Food for the Soul: Magdalena Abakanowicz – Women & Art Series 11

Magdalena Abakanowicz. Abakan Orange, 1971. Sisal. Jankilevitsch Collection. Photo: Marcin Koniak/Desa Unicum, Courtesy of National Museum Poznań

By Nina Heyn – Your Culture Scout

Art does not solve problems but makes us aware of their existence. It opens our eyes to see and our brain to imagine.” ~ Magdalena Abakanowicz

In 1962, a young woman submitted her abstract Composition of White Forms, woven of earth-colored cotton yards, for a competition at the first Tapestry Biennal in Lausanne. This competition entry launched the career of a unique mixed-media artist, and it helped to change the status of textile works from “craft” to “textile art.” That artist was Magdalena Abakanowicz, a fiery young noblewoman from eastern Poland (with ancestry tracing all the way back to a certain Genghis Khan) who liked to use wool yarn, sisal rope, and other industrial fibers in a way that Western artists—raised in the long tradition of tapestry as a flat wall covering that mimics a painting—could not even approach. Her monumental fiber surfaces (kilims? tapestries? gobelins?) were like nothing ever created before.

Magdalena Abakanowicz. La Robe Blanche / Abakan Lady, 1972-1975. Sisal. ©Marta Magdalena Abakanowicz Kosmowska and Jan Kosmowski Foundation. Photo: Marek Gardulski/Galeria Starmach, Courtesy of National Museum Poznań

The traditional tapestry industry, mostly Belgian and French, was at the time dominated by male artists, who created designs but did not make them—the actual works were executed by manufactories and weavers. With her submission to the Lausanne competition, Abakanowicz went against all of these conventions—a woman designer from eastern Europe whose submission was a huge, almost 20-ft-long vertical abstract composition that she also made by hand herself. Her tapestry won a medal, but the artist herself never attended the event since she lived behind the Iron Curtain in Poland. Traveling abroad required money and a state permit to travel—she had neither. The same thing happened a few years later when her textile composition won a gold medal in Sao Paolo; the artist, again short of money and a travel permit, did not attend. Soon after the Lausanne show, however, grants and show invitations enabled Abakanowicz to travel to the West and establish herself as one of the most inspiring contemporary artists. Since the late 1960s, her fame has spread all over the art world, catapulted by her clear transcendence beyond traditional textile art and entry into the world of sculpture and abstract art.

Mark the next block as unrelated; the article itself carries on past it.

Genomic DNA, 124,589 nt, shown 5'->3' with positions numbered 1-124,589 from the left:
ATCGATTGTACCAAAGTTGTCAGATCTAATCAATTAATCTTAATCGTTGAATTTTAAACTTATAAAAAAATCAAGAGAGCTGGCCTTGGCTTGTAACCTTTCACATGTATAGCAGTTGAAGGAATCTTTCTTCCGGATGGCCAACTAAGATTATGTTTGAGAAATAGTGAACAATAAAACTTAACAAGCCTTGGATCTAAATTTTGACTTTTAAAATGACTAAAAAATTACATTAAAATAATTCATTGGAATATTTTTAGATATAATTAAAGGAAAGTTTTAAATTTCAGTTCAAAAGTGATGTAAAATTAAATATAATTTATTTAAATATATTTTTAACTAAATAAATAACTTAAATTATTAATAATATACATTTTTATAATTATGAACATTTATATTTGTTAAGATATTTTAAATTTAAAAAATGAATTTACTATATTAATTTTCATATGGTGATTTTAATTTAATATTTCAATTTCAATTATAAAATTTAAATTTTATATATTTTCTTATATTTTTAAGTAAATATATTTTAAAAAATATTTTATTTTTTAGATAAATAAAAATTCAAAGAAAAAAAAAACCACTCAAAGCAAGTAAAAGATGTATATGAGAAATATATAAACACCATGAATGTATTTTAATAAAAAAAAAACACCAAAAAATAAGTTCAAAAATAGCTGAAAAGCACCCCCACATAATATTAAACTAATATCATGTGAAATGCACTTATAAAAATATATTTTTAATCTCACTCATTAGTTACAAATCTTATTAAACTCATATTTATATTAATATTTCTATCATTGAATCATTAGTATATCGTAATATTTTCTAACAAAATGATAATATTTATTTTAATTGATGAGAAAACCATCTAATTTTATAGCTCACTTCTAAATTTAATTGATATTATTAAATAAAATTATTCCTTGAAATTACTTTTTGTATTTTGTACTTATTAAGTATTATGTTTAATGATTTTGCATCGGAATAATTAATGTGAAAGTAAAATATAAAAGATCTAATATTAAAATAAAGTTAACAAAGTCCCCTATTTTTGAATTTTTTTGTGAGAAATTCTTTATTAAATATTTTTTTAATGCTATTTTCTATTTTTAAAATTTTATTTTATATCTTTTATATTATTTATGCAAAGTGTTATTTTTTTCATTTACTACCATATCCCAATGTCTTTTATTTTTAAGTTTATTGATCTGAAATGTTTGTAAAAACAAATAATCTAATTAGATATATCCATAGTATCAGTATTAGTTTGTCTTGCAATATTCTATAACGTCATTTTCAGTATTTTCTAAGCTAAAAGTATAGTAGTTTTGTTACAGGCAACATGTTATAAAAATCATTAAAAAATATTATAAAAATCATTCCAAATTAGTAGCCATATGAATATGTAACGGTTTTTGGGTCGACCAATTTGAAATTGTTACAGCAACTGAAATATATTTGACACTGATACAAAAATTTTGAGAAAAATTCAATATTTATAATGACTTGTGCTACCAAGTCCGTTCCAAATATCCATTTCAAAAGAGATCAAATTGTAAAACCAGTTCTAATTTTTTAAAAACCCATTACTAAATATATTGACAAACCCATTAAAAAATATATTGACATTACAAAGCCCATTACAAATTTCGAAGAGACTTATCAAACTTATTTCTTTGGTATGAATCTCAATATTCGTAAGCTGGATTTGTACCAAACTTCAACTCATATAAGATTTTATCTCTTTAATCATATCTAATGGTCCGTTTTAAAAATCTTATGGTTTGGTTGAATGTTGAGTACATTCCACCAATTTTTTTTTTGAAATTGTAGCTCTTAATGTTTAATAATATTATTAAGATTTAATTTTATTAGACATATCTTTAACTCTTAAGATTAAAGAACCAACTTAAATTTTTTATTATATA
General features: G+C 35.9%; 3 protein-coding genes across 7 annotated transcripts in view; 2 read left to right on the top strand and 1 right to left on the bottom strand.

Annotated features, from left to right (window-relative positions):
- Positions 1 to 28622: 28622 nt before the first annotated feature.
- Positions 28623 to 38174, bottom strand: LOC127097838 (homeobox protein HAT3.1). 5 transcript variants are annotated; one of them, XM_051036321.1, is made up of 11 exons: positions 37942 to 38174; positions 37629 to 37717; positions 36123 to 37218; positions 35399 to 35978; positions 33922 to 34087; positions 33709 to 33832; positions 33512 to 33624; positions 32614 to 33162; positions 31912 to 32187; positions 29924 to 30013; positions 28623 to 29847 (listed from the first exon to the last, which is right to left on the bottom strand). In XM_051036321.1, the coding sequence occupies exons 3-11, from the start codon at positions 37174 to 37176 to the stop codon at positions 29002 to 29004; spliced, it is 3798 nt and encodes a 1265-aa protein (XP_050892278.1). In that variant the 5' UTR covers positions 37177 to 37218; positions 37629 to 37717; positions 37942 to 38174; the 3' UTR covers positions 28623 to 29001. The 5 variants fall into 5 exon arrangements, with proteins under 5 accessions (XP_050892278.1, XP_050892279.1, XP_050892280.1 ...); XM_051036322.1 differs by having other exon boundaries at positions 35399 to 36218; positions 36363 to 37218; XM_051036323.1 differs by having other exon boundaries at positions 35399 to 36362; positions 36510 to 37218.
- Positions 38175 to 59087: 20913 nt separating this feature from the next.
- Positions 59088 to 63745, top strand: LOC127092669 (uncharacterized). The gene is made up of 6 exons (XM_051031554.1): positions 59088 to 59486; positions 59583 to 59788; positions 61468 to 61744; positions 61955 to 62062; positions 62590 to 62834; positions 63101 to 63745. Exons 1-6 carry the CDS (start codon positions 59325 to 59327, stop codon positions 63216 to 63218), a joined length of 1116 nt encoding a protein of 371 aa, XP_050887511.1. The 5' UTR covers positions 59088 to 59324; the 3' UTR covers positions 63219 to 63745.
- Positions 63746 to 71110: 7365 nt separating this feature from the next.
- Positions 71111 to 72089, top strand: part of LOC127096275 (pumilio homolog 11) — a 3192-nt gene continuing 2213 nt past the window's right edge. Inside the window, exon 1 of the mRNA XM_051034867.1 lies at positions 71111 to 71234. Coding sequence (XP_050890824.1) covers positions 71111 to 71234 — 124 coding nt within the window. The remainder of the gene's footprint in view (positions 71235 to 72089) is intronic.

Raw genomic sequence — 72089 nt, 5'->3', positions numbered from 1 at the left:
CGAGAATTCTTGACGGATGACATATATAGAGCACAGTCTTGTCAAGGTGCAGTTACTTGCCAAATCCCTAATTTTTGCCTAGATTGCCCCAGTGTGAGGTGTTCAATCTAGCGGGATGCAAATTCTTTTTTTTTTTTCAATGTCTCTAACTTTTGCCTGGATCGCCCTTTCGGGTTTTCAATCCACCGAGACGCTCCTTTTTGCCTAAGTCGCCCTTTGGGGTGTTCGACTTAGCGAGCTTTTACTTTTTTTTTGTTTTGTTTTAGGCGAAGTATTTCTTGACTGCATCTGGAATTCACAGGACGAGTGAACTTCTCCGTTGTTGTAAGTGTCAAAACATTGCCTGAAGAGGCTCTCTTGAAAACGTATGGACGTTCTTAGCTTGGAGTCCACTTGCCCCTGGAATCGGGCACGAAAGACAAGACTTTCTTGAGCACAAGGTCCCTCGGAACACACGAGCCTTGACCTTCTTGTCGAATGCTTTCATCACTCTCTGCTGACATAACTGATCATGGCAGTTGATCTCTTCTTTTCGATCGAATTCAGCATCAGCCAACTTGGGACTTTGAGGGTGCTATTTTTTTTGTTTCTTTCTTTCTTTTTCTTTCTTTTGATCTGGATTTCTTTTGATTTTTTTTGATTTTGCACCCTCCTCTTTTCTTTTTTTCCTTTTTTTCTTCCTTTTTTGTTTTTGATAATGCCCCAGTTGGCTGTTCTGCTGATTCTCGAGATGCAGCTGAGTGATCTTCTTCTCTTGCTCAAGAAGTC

Magdalena Abakanowicz. Turquoise Abakan, 1969. Flax, sisal, textiles. National Museum in Warsaw, inv. no. SZW 745 MNW. Photo: Teresa Żółtowska-Huszcza, Courtesy of National Museum Poznań

Abakanowicz’s wool and jute compositions, looking like a cross between multidimensional kilims (Turkish rugs or carpets) and textured exotic plants, were featured in a 1969 documentary film titled Abakans by Jarosław Brzozowski and Kazimierz Mucha. Because her large, fibrous structures did not fit into any existing genre, the filmmakers simply created one from her family name. The name stuck and “Abakans” became a perfect, unique moniker for her art.

Magdalena Abakanowicz. Abakan Yellow, 1967. Sisal, mixed media. National Museum in Poznań, inv. no. MNP Rw 1839. Photo: Sławomir Obst, Courtesy of National Museum Poznań

In 1965, Abakanowicz started to teach tapestry and textile art at the State Graduate School of Art at Poznań University. Even though she acquired a devoted following of students who flocked to her classes from all over the world, she resisted having her creations categorized as textiles or even anything one-dimensional. Moving beyond the two-dimensional Abakans textile hangings—some of which were exhibited at New York’s MoMA and in Chicago in the early 1970s—she started exploring tridimensional, “winged” structures and grew more and more interested in sculpture, or at least in the architectural aspects of fibrous art.

Magdalena Abakanowicz at State School of Decorative Arts at Poznań University, mid-1960s. Photo: Jerzy Nowakowski, Collection of Poznań Art University, Courtesy of National Museum Poznań